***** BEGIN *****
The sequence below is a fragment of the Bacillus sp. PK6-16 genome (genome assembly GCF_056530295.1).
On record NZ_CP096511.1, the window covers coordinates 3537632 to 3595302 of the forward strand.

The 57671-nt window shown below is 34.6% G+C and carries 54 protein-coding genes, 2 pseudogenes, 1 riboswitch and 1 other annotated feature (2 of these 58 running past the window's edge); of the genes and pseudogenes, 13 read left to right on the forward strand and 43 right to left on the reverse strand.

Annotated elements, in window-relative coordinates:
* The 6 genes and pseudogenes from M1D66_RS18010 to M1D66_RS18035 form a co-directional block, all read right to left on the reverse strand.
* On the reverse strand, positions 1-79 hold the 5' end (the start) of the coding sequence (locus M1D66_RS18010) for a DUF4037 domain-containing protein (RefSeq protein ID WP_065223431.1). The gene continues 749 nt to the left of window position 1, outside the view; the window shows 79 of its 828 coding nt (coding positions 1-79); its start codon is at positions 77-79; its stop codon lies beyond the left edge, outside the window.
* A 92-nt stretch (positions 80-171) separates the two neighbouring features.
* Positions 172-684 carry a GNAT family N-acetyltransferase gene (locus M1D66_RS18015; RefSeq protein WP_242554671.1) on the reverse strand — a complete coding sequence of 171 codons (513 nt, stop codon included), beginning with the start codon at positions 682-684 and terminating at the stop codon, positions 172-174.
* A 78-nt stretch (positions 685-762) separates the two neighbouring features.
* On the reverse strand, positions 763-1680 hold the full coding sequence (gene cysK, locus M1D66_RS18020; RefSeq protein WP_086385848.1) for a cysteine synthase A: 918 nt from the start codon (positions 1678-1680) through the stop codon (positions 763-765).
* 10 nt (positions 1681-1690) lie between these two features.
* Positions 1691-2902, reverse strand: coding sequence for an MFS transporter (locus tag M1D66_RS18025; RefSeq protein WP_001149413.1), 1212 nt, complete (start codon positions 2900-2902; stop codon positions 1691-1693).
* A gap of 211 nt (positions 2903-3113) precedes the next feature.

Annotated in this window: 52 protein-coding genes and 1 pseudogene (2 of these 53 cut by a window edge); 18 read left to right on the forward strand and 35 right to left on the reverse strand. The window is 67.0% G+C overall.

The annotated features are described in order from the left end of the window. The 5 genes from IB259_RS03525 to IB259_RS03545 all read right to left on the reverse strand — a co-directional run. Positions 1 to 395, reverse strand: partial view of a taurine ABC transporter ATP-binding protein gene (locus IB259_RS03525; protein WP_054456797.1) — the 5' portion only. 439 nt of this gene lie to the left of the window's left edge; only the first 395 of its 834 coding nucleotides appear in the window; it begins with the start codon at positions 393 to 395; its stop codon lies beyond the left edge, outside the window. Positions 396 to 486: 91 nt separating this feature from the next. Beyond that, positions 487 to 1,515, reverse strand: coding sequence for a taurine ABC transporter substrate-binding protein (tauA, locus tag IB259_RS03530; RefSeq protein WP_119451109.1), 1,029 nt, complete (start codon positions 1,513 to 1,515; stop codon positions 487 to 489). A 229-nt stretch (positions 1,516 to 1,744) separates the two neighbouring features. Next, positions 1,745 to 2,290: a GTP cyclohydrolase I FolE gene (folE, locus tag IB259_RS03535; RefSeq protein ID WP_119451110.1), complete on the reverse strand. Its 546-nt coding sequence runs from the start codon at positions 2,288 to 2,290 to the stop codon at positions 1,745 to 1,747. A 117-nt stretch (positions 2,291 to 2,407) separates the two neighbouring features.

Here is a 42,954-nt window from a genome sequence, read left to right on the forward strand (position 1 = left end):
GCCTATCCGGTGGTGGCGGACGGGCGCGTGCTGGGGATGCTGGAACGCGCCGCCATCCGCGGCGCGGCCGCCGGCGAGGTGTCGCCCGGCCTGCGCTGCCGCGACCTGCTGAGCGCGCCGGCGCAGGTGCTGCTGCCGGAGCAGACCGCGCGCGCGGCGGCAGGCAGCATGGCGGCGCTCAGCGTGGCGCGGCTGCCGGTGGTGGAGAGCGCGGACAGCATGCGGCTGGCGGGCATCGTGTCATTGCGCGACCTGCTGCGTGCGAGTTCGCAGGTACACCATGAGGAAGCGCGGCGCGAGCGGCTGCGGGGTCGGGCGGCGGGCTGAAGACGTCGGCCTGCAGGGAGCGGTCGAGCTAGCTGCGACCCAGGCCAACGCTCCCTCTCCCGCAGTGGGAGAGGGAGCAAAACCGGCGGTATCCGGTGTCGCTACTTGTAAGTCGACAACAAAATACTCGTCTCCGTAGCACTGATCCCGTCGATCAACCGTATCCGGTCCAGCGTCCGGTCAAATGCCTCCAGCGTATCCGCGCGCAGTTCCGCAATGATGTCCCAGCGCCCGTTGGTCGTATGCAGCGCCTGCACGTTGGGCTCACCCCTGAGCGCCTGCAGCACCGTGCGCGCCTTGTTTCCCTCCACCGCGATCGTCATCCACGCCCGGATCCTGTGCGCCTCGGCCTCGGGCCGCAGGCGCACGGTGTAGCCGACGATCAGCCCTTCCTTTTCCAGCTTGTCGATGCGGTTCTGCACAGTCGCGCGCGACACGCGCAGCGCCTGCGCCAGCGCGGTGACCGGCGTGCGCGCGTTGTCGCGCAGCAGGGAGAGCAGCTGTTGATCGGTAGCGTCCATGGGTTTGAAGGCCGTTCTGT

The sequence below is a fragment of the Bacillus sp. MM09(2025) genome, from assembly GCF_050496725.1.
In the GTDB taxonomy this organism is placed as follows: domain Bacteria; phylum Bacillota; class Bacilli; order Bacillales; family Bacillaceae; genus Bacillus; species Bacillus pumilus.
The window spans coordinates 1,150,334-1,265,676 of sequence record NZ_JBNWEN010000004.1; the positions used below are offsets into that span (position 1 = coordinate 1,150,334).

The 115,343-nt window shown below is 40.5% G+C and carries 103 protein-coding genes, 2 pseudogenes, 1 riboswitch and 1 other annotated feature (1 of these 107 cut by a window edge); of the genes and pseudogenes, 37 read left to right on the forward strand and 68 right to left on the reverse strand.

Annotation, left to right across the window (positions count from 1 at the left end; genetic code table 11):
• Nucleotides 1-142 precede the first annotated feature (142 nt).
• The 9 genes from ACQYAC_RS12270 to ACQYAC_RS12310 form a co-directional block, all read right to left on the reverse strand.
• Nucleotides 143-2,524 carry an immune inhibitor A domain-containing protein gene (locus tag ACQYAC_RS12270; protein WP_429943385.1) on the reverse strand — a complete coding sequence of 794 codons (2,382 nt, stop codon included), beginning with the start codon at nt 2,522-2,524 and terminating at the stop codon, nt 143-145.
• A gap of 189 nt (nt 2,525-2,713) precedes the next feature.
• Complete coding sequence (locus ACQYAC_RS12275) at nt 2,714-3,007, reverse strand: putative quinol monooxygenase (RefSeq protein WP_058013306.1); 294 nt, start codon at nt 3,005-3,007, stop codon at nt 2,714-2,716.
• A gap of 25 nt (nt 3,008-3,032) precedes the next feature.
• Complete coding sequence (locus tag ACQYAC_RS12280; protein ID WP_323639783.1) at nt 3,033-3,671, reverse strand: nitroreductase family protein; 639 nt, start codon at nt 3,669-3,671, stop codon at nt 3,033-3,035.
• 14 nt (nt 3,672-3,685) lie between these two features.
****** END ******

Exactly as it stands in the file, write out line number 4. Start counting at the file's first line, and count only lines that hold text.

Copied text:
Annotated elements, in window-relative coordinates: